Inside the Boris bunker - Julian Glover goes inside Johnson's Number 10
Parliament’s back and the Prime Minister has assembled a kitchen cabinet intent on remaking the state. Julian Glover unveils the Downing Street power posse — and the NI-born historian at its heart
If you work in Number 10 you'll get a pass that opens the security gate. You type in a code on a digital pad and walk up the street, trying to remember to hide any bits of paper from the cameramen outside, since "Draft of PM's Brexit Speech" or "Alternatives to new Heathrow runway" look embarrassing on the front of the Evening Standard.
The black door will open. Inside, it's not grand. There are passages, worn carpet, tired sofas, cat hair from Larry, who-knows-what marks from Dilyn the PM's cuddly terrier, computers which crash just when you need them and a small, cheerful canteen in the basement which makes coffee that could strip paint. There are lots of rooms with desks shoved in at awkward angles and people struggling to find a signal for their mobile.
This is the place you come to if you want to try to run Britain. And now, armed with a majority that will last five years and perhaps ten, this is home to Boris Johnson's gang.
Who are they? It's only now, after the general election, that we are going to find out.
The central enigma is that there isn't a cadre of ready-made Johnsonites waiting to take over. His triumph has come so quickly that he hasn't had time to build up a team among MPs in Parliament or of policy thinkers and advisers - the sort of people who grow together in Opposition, picking apart the Government, who know each other well, who share ideas, late-night pizzas and ambitions.
Johnson's not like that, even though he's been involved in Tory politics for years. The few MPs who were his real long-term backers were given jobs in the July reshuffle - people like Nadine Dorries, and Zac Goldsmith, who lost his seat but is heading for the Lords, are already in place.
When he took power, he filled the Cabinet with Brexiteers but they were not close friends and didn't all back him for the leadership. Now he has the chance to choose the allies and advisers he really wants.
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Two among them are already famous. One is his partner, Carrie Symonds, who was the Tory party's head of communications and is a campaigner for action on the environment and animal rights.
The other is Dominic Cummings, the bald-headed the gilet-wearing, ideas-crunching spooky strategist who is already being credited in the media with almost paranormal powers. He's the Prime Minister's chief special adviser and, despite suggestions he might leave after the election, looks set to remain so.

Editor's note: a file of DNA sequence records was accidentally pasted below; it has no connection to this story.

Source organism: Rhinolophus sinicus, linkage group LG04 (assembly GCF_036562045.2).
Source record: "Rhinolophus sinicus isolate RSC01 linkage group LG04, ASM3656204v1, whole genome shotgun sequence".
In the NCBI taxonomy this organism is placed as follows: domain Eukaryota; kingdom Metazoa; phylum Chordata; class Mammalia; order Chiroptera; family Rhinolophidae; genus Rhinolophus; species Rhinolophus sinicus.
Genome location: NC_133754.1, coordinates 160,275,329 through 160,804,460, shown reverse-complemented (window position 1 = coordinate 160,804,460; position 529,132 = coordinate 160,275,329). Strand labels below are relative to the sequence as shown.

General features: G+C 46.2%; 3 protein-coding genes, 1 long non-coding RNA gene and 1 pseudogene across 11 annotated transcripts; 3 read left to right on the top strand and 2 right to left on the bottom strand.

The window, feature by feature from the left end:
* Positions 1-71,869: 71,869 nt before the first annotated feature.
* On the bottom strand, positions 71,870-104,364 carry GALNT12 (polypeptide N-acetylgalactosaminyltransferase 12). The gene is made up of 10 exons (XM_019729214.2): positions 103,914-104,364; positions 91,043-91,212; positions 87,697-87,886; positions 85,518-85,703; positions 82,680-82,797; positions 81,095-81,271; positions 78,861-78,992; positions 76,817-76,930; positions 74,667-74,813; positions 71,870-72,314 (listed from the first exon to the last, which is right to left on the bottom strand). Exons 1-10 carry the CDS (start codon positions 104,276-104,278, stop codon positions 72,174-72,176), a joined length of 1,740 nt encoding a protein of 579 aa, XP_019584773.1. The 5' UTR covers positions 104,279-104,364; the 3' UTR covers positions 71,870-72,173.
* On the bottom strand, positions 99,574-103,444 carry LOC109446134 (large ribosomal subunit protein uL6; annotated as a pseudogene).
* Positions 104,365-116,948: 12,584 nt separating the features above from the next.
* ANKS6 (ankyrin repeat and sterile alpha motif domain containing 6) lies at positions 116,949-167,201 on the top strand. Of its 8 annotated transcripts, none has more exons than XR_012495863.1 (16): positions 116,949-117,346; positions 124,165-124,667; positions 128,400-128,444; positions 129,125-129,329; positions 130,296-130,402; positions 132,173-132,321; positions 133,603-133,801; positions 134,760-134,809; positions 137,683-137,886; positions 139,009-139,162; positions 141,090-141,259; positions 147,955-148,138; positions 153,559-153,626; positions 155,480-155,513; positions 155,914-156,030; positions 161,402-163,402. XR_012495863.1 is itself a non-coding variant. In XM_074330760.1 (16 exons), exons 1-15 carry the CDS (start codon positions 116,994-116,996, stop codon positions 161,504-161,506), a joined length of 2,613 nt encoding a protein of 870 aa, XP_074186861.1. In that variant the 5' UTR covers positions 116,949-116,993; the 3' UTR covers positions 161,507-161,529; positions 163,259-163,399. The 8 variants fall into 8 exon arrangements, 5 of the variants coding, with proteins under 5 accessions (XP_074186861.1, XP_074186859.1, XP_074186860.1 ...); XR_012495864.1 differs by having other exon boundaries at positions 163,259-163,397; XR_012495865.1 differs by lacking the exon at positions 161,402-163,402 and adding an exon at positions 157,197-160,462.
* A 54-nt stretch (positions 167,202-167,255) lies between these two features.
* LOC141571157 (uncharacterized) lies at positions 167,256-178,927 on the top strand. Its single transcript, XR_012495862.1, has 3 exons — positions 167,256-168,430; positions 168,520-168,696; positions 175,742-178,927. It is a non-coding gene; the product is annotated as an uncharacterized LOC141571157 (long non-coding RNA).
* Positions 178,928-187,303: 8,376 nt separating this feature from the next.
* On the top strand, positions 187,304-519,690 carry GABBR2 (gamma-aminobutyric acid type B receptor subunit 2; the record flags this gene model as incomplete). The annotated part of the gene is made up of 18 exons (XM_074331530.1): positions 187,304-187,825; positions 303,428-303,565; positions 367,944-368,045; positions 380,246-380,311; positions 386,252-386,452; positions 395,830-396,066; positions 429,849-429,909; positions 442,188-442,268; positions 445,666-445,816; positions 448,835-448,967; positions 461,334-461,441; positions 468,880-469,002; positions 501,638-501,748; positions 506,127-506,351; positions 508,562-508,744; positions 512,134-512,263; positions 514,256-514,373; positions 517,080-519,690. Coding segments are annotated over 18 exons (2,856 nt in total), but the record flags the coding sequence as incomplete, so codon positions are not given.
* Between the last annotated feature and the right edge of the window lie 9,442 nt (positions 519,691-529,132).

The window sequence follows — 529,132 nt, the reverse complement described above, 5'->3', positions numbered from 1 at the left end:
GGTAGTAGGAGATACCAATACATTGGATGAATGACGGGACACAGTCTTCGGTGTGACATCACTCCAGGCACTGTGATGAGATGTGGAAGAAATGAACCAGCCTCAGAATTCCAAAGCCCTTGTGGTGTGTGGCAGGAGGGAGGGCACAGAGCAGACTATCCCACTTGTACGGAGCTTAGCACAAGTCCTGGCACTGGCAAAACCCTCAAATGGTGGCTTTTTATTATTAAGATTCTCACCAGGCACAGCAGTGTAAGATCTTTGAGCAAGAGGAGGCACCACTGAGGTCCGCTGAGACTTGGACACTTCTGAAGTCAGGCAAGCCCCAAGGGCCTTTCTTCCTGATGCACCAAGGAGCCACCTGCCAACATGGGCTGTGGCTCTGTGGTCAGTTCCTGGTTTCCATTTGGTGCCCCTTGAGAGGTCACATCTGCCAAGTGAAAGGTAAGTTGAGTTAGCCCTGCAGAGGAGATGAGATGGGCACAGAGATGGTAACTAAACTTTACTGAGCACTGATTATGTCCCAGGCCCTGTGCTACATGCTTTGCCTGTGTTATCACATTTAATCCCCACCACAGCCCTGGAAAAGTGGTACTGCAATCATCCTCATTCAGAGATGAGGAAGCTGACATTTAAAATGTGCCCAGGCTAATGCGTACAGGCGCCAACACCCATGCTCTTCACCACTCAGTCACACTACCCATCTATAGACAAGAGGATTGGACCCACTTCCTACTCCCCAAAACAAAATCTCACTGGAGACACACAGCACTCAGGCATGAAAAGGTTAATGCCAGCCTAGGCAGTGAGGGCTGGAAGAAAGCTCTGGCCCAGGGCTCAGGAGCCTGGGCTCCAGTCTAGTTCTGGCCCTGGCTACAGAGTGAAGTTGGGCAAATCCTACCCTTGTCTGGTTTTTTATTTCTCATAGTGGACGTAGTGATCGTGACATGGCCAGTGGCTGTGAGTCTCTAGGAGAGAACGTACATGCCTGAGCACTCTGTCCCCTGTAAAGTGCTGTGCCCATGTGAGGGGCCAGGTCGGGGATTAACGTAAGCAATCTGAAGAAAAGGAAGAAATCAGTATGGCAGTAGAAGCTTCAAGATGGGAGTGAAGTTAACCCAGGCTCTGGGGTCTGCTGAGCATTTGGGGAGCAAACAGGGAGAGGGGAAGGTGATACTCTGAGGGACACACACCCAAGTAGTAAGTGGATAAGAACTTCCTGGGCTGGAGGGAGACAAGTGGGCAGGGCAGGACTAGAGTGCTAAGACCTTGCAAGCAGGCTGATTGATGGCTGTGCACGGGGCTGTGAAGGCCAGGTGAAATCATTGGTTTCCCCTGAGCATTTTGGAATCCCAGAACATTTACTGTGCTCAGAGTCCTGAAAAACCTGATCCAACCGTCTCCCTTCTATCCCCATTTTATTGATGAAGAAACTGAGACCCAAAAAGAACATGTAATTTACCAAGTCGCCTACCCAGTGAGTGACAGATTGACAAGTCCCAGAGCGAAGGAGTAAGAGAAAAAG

He tells the rest of the Government team how to think. He brings political special advisers from across the Government together all the time, as didn't always happen before. This week he reportedly wanted them to avoid insecure gmail for messages and urged them to read High Output Management by the Eighties management strategist Andrew Grove, a book described as "legendary" in its advice on how to build productive teams.
We know a lot about Cummings, because he's written sprawling blogs about the weakness of the way government makes decisions in Britain. It's being said that departments will be broken up: a new one for trade and business, another for climate change as well as the environment, and international aid put back with the Foreign Office.
There could be a smaller Cabinet and super-secretaries of state, overseeing several departments. But it's how these work that he wants to change, not just the name over the door.
You don't have to love Cummings' language to see he has a point. When he wrote of the need to "embed in 'mission critical' political institutions the unrecognised simplicities of effective action ... to improve dramatically, reliably, and quantifiably the quality of individual and institutional decisions and develop high-performance man-machine teams" and then went on for 31 more pages like this, what he was really saying is that the centre makes bad choices and messes stuff up. And it does.
There's an irony, of course, that Cummings is now at the top, telling others what to do. It's a form of command and control which gives a triumphant Number 10 as much power as it has ever had in modern politics. There are no big-name rival ministers to Johnson, no all-powerful Chancellor and no backbench rebels or coalition partners to keep happy.